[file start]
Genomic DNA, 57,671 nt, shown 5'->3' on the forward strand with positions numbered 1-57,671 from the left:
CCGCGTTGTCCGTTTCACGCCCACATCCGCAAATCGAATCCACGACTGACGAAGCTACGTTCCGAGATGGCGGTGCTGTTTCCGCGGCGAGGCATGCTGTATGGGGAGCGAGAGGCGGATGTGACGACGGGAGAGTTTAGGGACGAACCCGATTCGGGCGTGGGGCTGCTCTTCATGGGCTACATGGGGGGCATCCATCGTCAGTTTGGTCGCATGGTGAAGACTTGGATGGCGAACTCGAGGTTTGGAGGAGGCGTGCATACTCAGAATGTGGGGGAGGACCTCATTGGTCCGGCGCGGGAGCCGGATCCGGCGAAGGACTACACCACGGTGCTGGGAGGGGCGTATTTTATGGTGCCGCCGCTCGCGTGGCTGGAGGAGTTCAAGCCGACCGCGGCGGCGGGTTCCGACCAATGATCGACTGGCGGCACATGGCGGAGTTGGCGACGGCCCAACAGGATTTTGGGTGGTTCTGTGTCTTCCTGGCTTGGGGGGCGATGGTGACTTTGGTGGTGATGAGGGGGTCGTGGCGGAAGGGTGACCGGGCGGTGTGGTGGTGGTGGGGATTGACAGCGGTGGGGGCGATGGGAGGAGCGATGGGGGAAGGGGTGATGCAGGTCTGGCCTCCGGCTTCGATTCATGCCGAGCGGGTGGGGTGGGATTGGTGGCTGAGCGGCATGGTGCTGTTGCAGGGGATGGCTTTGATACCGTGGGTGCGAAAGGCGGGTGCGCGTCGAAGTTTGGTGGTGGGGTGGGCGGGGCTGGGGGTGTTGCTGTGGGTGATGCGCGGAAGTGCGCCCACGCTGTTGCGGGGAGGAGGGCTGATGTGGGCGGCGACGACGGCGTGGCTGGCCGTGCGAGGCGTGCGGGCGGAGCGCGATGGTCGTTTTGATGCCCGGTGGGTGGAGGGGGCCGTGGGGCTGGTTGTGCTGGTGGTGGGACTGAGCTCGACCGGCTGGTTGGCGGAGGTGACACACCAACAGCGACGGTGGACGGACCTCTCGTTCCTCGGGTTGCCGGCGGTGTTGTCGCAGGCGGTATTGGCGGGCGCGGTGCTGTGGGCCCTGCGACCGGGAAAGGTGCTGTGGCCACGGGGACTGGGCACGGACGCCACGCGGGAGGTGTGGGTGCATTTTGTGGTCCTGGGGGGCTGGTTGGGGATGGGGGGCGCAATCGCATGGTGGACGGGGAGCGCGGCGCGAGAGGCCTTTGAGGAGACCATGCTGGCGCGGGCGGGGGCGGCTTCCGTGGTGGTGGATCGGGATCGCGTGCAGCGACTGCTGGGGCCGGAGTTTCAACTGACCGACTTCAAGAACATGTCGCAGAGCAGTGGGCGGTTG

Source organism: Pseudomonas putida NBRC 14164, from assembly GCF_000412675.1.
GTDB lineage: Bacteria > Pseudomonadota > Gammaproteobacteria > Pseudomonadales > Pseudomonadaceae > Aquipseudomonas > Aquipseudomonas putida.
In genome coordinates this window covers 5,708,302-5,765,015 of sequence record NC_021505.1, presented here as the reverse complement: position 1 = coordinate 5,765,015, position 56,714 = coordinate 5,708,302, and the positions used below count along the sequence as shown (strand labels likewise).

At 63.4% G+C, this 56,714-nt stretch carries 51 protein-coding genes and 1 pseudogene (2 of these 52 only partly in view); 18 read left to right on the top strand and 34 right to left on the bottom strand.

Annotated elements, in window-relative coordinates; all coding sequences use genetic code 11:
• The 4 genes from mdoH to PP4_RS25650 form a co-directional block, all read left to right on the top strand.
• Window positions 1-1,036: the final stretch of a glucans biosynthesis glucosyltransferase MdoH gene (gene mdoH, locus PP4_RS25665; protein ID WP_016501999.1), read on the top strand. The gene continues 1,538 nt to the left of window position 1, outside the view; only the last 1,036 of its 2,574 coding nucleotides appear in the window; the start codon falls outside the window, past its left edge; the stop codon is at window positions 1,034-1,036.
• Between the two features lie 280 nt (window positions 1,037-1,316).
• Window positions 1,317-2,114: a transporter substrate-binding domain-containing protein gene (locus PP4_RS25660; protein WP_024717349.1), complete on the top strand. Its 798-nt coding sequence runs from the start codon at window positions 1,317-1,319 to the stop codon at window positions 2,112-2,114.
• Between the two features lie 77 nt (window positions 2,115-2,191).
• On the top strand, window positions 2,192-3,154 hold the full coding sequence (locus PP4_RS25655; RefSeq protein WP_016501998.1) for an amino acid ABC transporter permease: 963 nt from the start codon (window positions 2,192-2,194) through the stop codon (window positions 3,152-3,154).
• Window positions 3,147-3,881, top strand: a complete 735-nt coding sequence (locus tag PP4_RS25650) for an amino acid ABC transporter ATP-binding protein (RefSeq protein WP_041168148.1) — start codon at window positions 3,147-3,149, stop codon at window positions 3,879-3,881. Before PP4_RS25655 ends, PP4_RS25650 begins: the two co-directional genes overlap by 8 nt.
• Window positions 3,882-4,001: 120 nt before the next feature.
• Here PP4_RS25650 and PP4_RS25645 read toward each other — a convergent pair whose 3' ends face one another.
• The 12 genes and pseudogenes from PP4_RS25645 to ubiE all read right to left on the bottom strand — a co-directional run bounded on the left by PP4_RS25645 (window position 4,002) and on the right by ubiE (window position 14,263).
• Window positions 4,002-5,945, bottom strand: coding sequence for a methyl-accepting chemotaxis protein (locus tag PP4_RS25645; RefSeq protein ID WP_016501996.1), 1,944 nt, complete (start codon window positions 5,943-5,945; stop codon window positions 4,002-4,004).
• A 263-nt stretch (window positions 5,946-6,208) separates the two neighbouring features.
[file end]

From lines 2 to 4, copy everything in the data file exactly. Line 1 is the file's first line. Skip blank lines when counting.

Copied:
CCGCGTTGTCCGTTTCACGCCCACATCCGCAAATCGAATCCACGACTGACGAAGCTACGTTCCGAGATGGCGGTGCTGTTTCCGCGGCGAGGCATGCTGTATGGGGAGCGAGAGGCGGATGTGACGACGGGAGAGTTTAGGGACGAACCCGATTCGGGCGTGGGGCTGCTCTTCATGGGCTACATGGGGGGCATCCATCGTCAGTTTGGTCGCATGGTGAAGACTTGGATGGCGAACTCGAGGTTTGGAGGAGGCGTGCATACTCAGAATGTGGGGGAGGACCTCATTGGTCCGGCGCGGGAGCCGGATCCGGCGAAGGACTACACCACGGTGCTGGGAGGGGCGTATTTTATGGTGCCGCCGCTCGCGTGGCTGGAGGAGTTCAAGCCGACCGCGGCGGCGGGTTCCGACCAATGATCGACTGGCGGCACATGGCGGAGTTGGCGACGGCCCAACAGGATTTTGGGTGGTTCTGTGTCTTCCTGGCTTGGGGGGCGATGGTGACTTTGGTGGTGATGAGGGGGTCGTGGCGGAAGGGTGACCGGGCGGTGTGGTGGTGGTGGGGATTGACAGCGGTGGGGGCGATGGGAGGAGCGATGGGGGAAGGGGTGATGCAGGTCTGGCCTCCGGCTTCGATTCATGCCGAGCGGGTGGGGTGGGATTGGTGGCTGAGCGGCATGGTGCTGTTGCAGGGGATGGCTTTGATACCGTGGGTGCGAAAGGCGGGTGCGCGTCGAAGTTTGGTGGTGGGGTGGGCGGGGCTGGGGGTGTTGCTGTGGGTGATGCGCGGAAGTGCGCCCACGCTGTTGCGGGGAGGAGGGCTGATGTGGGCGGCGACGACGGCGTGGCTGGCCGTGCGAGGCGTGCGGGCGGAGCGCGATGGTCGTTTTGATGCCCGGTGGGTGGAGGGGGCCGTGGGGCTGGTTGTGCTGGTGGTGGGACTGAGCTCGACCGGCTGGTTGGCGGAGGTGACACACCAACAGCGACGGTGGACGGACCTCTCGTTCCTCGGGTTGCCGGCGGTGTTGTCGCAGGCGGTATTGGCGGGCGCGGTGCTGTGGGCCCTGCGACCGGGAAAGGTGCTGTGGCCACGGGGACTGGGCACGGACGCCACGCGGGAGGTGTGGGTGCATTTTGTGGTCCTGGGGGGCTGGTTGGGGATGGGGGGCGCAATCGCATGGTGGACGGGGAGCGCGGCGCGAGAGGCCTTTGAGGAGACCATGCTGGCGCGGGCGGGGGCGGCTTCCGTGGTGGTGGATCGGGATCGCGTGCAGCGACTGCTGGGGCCGGAGTTTCAACTGACCGACTTCAAGAACATGTCGCAGAGCAGTGGGCGGTTG

Source organism: Pseudomonas putida NBRC 14164, from assembly GCF_000412675.1.
GTDB lineage: Bacteria > Pseudomonadota > Gammaproteobacteria > Pseudomonadales > Pseudomonadaceae > Aquipseudomonas > Aquipseudomonas putida.